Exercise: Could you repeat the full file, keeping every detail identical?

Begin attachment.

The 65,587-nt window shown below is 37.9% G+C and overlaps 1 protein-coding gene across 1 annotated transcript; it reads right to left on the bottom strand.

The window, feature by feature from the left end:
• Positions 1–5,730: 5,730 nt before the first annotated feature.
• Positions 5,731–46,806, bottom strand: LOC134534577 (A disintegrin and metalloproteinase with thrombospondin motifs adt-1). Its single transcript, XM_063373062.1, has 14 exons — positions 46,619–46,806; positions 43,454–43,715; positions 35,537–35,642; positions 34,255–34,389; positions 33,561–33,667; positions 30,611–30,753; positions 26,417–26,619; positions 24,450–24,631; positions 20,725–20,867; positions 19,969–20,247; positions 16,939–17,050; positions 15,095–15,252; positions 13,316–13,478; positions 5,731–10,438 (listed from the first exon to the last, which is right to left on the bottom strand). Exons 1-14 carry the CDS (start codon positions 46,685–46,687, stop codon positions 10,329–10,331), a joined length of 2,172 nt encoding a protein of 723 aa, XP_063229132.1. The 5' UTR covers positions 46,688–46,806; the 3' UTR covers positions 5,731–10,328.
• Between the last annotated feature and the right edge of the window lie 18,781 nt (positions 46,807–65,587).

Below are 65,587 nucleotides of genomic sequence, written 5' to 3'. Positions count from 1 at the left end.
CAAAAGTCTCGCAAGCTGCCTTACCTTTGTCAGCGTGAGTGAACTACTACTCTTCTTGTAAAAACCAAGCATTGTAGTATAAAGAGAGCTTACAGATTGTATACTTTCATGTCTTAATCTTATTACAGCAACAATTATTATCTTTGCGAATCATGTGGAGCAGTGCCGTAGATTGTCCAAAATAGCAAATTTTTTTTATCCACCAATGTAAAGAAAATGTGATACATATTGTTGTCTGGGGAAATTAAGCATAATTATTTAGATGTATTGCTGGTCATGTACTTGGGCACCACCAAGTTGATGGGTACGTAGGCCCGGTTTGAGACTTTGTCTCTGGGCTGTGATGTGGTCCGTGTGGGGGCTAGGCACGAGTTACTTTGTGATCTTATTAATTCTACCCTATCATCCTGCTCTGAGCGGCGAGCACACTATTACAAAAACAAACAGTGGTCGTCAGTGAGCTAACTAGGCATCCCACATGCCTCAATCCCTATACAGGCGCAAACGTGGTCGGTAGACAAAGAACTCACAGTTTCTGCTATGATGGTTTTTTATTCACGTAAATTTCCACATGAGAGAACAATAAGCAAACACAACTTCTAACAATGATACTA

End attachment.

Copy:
The 65,587-nt window shown below is 37.9% G+C and overlaps 1 protein-coding gene across 1 annotated transcript; it reads right to left on the bottom strand.

The window, feature by feature from the left end:
• Positions 1–5,730: 5,730 nt before the first annotated feature.
• Positions 5,731–46,806, bottom strand: LOC134534577 (A disintegrin and metalloproteinase with thrombospondin motifs adt-1). Its single transcript, XM_063373062.1, has 14 exons — positions 46,619–46,806; positions 43,454–43,715; positions 35,537–35,642; positions 34,255–34,389; positions 33,561–33,667; positions 30,611–30,753; positions 26,417–26,619; positions 24,450–24,631; positions 20,725–20,867; positions 19,969–20,247; positions 16,939–17,050; positions 15,095–15,252; positions 13,316–13,478; positions 5,731–10,438 (listed from the first exon to the last, which is right to left on the bottom strand). Exons 1-14 carry the CDS (start codon positions 46,685–46,687, stop codon positions 10,329–10,331), a joined length of 2,172 nt encoding a protein of 723 aa, XP_063229132.1. The 5' UTR covers positions 46,688–46,806; the 3' UTR covers positions 5,731–10,328.
• Between the last annotated feature and the right edge of the window lie 18,781 nt (positions 46,807–65,587).

Below are 65,587 nucleotides of genomic sequence, written 5' to 3'. Positions count from 1 at the left end.
CAAAAGTCTCGCAAGCTGCCTTACCTTTGTCAGCGTGAGTGAACTACTACTCTTCTTGTAAAAACCAAGCATTGTAGTATAAAGAGAGCTTACAGATTGTATACTTTCATGTCTTAATCTTATTACAGCAACAATTATTATCTTTGCGAATCATGTGGAGCAGTGCCGTAGATTGTCCAAAATAGCAAATTTTTTTTATCCACCAATGTAAAGAAAATGTGATACATATTGTTGTCTGGGGAAATTAAGCATAATTATTTAGATGTATTGCTGGTCATGTACTTGGGCACCACCAAGTTGATGGGTACGTAGGCCCGGTTTGAGACTTTGTCTCTGGGCTGTGATGTGGTCCGTGTGGGGGCTAGGCACGAGTTACTTTGTGATCTTATTAATTCTACCCTATCATCCTGCTCTGAGCGGCGAGCACACTATTACAAAAACAAACAGTGGTCGTCAGTGAGCTAACTAGGCATCCCACATGCCTCAATCCCTATACAGGCGCAAACGTGGTCGGTAGACAAAGAACTCACAGTTTCTGCTATGATGGTTTTTTATTCACGTAAATTTCCACATGAGAGAACAATAAGCAAACACAACTTCTAACAATGATACTA